L O S A N G E L E S, July 5 -- In big cities, reports of crime and gunfire don’t bring the police to their feet as quickly as they should.
Now, thanks to a developing technology called Shotspotter, police can figure out exactly where a gun was fired. And they can do that faster than a panicky person’s fingers can dial 911.
“We’d drive around the neighborhood [and] we wouldn’t know, ‘Does this guy have the gun’?” said Deputy Thomas Fortier of the Los Angeles County Police Department. “Here, a gunfire event has occurred at this particular location about six to eight seconds before the dispatcher saw it here, and then the dispatcher can come over and play the sounds of that event.”
Now, technology tells the police when something’s going on, even when residents won’t. This system combines cutting-edge acoustic technology with computer programs used by nuclear power plants to track gunshots down, and possibly stop them.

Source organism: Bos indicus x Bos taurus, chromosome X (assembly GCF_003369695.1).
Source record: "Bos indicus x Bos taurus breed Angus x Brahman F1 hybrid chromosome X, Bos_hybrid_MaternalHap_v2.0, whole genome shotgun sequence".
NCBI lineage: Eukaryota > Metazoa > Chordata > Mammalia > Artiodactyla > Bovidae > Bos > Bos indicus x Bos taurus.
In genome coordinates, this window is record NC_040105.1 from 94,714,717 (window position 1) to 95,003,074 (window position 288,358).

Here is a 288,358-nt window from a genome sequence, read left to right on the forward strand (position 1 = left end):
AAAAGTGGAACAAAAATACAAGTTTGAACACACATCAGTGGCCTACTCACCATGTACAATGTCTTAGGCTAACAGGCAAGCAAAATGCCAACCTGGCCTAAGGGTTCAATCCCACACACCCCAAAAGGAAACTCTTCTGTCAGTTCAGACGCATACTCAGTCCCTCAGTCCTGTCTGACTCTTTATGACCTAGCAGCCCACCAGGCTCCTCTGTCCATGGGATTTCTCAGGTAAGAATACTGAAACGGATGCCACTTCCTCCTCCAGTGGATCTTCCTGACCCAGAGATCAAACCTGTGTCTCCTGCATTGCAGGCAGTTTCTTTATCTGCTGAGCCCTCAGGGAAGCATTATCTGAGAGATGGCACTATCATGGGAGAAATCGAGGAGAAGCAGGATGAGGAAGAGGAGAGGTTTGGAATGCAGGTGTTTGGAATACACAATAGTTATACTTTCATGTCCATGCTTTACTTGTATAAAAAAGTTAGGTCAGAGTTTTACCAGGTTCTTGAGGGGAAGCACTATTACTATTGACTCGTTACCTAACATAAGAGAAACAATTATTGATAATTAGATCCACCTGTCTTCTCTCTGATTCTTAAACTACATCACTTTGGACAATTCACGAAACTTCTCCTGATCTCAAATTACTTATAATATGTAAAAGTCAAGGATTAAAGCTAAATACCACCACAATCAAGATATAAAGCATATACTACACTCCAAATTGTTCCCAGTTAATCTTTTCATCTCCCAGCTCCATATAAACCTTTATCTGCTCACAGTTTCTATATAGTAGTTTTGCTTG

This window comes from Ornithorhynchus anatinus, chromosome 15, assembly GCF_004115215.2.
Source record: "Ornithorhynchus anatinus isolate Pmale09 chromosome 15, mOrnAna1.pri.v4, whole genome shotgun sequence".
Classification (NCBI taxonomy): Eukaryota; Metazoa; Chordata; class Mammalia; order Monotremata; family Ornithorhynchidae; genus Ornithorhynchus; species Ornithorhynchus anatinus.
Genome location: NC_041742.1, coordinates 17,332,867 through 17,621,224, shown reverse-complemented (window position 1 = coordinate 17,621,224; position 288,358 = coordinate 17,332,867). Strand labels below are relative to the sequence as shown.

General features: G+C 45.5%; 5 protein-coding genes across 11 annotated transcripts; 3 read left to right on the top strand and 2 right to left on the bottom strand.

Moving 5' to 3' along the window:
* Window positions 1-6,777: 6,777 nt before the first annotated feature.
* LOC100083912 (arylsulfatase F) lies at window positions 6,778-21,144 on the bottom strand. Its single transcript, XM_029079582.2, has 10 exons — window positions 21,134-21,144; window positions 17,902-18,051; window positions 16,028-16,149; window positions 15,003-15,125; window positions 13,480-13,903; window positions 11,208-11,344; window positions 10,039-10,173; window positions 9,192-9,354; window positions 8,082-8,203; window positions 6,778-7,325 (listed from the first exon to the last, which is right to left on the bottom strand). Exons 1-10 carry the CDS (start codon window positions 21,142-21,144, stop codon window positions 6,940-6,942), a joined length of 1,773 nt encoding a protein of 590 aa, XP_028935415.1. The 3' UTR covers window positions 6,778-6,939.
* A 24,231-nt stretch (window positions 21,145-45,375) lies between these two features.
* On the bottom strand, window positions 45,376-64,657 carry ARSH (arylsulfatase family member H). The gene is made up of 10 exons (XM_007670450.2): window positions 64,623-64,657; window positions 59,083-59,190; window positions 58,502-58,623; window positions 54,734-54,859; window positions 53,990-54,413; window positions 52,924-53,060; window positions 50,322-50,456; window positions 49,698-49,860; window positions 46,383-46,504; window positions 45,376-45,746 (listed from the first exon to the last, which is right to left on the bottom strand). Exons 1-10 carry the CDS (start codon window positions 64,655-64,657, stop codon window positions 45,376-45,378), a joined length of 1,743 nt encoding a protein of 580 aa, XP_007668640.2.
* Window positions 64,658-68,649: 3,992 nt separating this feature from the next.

Shotspotter consists of eight microphones, scattered on rooftops and utility poles, eight per square mile. Sharp, loud noises activate the microphones, which triangulate the location of the noise by comparing when they received the sound and how loud it was when it reached each microphone. They’re accurate to within about 40 feet, according to Los Angeles County Sherriff’s Deputy Darren Harris.
“We’re fascinated,” says Lt. Sid Heal, the officer in charge of the program. “We’re detecting things we never knew existed. Thirty percent of the gunshots are coming from one house. We think we’ll get a dramatic reduction.”
Once the location has been identified, the system can also be used to identify a surrounding area and call every resident, asking for information.
In Willowbrook, Calif., a neighborhood of one-story homes in Los Angeles County, near Watts and Compton, residents hear plenty of loud noises. One resident, retiree Martha Blaine has heard so many in recent days that she doesn’t bother to report them to police.